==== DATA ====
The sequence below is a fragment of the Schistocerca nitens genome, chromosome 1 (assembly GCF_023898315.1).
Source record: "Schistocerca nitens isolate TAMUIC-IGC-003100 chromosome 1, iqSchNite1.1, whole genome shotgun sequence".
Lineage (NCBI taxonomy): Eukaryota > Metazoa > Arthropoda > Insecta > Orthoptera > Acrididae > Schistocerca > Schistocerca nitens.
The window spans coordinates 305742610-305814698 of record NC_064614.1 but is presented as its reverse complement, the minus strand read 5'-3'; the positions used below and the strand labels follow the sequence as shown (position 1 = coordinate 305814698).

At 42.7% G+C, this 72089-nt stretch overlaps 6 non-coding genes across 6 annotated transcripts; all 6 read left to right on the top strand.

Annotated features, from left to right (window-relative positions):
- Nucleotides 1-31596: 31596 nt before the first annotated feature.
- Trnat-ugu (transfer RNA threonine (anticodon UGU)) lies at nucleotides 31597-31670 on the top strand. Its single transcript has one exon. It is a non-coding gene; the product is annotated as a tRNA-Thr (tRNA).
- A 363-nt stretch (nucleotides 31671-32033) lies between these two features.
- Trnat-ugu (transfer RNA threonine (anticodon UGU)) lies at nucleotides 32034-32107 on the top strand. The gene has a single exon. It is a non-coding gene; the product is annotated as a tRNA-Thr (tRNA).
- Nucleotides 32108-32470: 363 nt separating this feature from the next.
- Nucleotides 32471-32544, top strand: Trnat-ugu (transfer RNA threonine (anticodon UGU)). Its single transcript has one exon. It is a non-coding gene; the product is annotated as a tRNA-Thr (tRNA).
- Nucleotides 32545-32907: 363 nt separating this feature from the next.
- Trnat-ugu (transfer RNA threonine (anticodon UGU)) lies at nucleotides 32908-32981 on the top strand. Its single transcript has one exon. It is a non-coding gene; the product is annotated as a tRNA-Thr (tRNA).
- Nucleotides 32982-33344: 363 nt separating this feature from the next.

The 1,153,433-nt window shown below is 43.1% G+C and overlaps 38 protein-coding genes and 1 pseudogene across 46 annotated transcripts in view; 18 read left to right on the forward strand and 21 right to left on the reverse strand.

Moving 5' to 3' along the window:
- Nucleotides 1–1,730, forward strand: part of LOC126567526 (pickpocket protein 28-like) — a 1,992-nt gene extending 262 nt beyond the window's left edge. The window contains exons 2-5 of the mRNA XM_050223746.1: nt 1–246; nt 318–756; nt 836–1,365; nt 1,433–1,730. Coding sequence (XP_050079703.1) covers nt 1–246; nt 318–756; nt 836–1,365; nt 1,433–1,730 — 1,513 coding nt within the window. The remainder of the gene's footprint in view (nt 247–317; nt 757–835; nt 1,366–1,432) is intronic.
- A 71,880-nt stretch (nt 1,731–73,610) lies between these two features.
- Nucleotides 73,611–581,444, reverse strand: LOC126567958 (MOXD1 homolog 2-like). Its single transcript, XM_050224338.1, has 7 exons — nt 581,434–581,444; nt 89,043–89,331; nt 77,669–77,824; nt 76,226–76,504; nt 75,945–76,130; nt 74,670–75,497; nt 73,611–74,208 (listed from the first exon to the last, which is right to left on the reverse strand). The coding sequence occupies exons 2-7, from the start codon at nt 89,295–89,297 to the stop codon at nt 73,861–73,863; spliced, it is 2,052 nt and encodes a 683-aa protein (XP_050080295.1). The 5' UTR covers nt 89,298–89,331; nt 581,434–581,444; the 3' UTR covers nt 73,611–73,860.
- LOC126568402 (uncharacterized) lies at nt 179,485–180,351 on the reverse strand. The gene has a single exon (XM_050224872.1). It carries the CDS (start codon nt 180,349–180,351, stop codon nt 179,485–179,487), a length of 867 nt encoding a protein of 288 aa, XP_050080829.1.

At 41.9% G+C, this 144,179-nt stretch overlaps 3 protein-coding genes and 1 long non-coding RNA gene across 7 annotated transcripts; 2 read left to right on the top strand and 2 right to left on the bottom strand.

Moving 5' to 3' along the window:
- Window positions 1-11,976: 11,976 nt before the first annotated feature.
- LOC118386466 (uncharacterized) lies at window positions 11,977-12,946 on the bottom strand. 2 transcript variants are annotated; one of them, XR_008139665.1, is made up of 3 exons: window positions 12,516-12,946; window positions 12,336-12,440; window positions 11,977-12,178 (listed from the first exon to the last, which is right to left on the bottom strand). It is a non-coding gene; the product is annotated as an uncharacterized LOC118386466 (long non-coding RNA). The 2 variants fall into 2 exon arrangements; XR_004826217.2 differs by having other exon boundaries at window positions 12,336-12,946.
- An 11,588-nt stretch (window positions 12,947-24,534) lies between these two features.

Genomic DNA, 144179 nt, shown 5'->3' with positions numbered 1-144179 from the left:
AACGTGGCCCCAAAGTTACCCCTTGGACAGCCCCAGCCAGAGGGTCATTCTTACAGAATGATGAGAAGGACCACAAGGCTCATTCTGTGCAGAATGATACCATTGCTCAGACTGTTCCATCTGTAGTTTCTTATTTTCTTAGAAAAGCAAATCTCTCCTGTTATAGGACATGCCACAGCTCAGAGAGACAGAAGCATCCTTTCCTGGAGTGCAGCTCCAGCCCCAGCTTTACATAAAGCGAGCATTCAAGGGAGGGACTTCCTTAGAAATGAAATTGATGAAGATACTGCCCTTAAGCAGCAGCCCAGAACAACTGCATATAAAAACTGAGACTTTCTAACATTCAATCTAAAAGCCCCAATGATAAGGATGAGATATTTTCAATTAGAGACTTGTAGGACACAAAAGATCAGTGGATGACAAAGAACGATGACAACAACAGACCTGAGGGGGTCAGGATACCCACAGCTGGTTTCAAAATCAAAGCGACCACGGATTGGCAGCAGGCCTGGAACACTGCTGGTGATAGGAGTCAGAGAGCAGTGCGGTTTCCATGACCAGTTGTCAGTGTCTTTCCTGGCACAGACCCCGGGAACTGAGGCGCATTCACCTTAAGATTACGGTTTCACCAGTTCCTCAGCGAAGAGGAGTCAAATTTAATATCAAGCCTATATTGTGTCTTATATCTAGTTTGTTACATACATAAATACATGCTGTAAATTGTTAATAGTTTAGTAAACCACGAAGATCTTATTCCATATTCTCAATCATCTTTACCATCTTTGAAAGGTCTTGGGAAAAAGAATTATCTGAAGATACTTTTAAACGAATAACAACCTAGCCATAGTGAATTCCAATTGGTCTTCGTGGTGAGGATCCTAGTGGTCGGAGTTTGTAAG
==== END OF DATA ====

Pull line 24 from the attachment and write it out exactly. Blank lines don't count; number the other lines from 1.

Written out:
- Window positions 1-11,976: 11,976 nt before the first annotated feature.